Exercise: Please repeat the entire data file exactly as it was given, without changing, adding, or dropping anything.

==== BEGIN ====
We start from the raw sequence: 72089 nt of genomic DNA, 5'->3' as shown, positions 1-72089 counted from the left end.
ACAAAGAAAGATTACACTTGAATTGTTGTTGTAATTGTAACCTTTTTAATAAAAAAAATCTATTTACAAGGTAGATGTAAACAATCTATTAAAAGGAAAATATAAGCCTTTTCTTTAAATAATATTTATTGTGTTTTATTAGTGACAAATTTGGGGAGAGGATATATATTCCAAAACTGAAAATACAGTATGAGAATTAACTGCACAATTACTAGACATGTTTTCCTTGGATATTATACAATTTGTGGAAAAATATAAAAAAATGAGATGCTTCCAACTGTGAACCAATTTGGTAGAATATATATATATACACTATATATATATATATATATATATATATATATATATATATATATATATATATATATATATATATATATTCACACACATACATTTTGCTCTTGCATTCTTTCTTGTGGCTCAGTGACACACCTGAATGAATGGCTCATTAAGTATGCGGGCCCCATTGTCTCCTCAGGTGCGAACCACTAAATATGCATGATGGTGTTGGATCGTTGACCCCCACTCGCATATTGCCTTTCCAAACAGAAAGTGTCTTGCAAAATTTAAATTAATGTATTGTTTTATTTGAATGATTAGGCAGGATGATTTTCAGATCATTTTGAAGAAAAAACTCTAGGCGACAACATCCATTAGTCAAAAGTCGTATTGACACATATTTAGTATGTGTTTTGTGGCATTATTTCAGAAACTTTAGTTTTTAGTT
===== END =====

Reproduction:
We start from the raw sequence: 72089 nt of genomic DNA, 5'->3' as shown, positions 1-72089 counted from the left end.
ACAAAGAAAGATTACACTTGAATTGTTGTTGTAATTGTAACCTTTTTAATAAAAAAAATCTATTTACAAGGTAGATGTAAACAATCTATTAAAAGGAAAATATAAGCCTTTTCTTTAAATAATATTTATTGTGTTTTATTAGTGACAAATTTGGGGAGAGGATATATATTCCAAAACTGAAAATACAGTATGAGAATTAACTGCACAATTACTAGACATGTTTTCCTTGGATATTATACAATTTGTGGAAAAATATAAAAAAATGAGATGCTTCCAACTGTGAACCAATTTGGTAGAATATATATATATACACTATATATATATATATATATATATATATATATATATATATATATATATATATATATATATATATATATTCACACACATACATTTTGCTCTTGCATTCTTTCTTGTGGCTCAGTGACACACCTGAATGAATGGCTCATTAAGTATGCGGGCCCCATTGTCTCCTCAGGTGCGAACCACTAAATATGCATGATGGTGTTGGATCGTTGACCCCCACTCGCATATTGCCTTTCCAAACAGAAAGTGTCTTGCAAAATTTAAATTAATGTATTGTTTTATTTGAATGATTAGGCAGGATGATTTTCAGATCATTTTGAAGAAAAAACTCTAGGCGACAACATCCATTAGTCAAAAGTCGTATTGACACATATTTAGTATGTGTTTTGTGGCATTATTTCAGAAACTTTAGTTTTTAGTT